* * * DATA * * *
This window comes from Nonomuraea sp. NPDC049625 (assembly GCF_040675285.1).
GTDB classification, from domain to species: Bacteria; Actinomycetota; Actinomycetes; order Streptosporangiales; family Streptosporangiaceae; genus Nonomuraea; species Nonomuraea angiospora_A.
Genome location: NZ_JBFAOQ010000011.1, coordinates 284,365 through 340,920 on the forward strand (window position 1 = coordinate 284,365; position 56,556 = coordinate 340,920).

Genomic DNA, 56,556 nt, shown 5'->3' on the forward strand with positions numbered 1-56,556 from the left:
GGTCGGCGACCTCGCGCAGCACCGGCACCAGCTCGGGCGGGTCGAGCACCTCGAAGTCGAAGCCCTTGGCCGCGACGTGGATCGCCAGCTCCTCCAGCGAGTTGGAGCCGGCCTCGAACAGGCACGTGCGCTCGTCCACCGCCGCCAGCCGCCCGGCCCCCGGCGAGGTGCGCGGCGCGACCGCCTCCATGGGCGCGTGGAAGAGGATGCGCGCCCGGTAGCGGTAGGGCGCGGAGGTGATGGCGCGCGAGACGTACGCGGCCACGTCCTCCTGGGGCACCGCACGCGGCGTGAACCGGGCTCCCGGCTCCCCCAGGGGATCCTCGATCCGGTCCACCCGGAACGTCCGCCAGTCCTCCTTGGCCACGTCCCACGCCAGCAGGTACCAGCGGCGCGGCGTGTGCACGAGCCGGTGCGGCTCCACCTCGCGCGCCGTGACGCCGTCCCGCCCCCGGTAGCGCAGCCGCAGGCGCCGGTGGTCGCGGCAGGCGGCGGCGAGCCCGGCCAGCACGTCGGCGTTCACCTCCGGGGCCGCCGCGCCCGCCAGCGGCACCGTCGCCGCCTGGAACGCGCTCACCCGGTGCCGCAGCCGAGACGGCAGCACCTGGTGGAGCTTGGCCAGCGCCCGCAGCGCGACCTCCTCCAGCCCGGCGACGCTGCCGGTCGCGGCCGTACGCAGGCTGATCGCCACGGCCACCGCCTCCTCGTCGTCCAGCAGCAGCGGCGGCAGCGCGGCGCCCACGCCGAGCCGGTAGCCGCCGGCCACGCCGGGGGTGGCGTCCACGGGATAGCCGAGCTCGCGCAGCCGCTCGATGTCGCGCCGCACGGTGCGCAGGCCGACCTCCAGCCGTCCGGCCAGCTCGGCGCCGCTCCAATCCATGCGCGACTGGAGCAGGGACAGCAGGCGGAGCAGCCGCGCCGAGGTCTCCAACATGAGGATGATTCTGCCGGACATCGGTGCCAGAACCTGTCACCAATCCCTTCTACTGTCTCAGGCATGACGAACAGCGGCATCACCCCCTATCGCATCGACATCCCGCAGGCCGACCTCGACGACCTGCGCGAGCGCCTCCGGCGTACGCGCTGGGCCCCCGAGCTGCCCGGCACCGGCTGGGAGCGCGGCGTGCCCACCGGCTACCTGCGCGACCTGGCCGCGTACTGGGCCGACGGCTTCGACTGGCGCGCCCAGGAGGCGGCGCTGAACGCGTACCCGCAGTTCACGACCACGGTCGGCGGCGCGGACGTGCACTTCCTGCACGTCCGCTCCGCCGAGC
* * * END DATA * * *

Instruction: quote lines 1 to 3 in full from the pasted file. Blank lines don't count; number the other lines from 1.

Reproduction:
This window comes from Nonomuraea sp. NPDC049625 (assembly GCF_040675285.1).
GTDB classification, from domain to species: Bacteria; Actinomycetota; Actinomycetes; order Streptosporangiales; family Streptosporangiaceae; genus Nonomuraea; species Nonomuraea angiospora_A.
Genome location: NZ_JBFAOQ010000011.1, coordinates 284,365 through 340,920 on the forward strand (window position 1 = coordinate 284,365; position 56,556 = coordinate 340,920).